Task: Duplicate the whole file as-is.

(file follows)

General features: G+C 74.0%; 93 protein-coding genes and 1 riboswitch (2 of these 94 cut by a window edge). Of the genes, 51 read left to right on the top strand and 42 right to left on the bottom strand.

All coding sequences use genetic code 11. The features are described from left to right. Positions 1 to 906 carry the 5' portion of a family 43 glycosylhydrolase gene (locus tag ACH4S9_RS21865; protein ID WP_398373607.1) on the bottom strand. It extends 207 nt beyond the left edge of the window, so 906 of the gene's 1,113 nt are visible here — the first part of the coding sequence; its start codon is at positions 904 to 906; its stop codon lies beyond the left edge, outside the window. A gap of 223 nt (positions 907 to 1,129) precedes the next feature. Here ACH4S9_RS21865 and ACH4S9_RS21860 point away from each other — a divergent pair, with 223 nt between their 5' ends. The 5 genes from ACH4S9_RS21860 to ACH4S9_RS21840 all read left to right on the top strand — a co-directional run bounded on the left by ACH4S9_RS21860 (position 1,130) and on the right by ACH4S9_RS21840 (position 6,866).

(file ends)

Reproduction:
General features: G+C 74.0%; 93 protein-coding genes and 1 riboswitch (2 of these 94 cut by a window edge). Of the genes, 51 read left to right on the top strand and 42 right to left on the bottom strand.

All coding sequences use genetic code 11. The features are described from left to right. Positions 1 to 906 carry the 5' portion of a family 43 glycosylhydrolase gene (locus tag ACH4S9_RS21865; protein ID WP_398373607.1) on the bottom strand. It extends 207 nt beyond the left edge of the window, so 906 of the gene's 1,113 nt are visible here — the first part of the coding sequence; its start codon is at positions 904 to 906; its stop codon lies beyond the left edge, outside the window. A gap of 223 nt (positions 907 to 1,129) precedes the next feature. Here ACH4S9_RS21865 and ACH4S9_RS21860 point away from each other — a divergent pair, with 223 nt between their 5' ends. The 5 genes from ACH4S9_RS21860 to ACH4S9_RS21840 all read left to right on the top strand — a co-directional run bounded on the left by ACH4S9_RS21860 (position 1,130) and on the right by ACH4S9_RS21840 (position 6,866).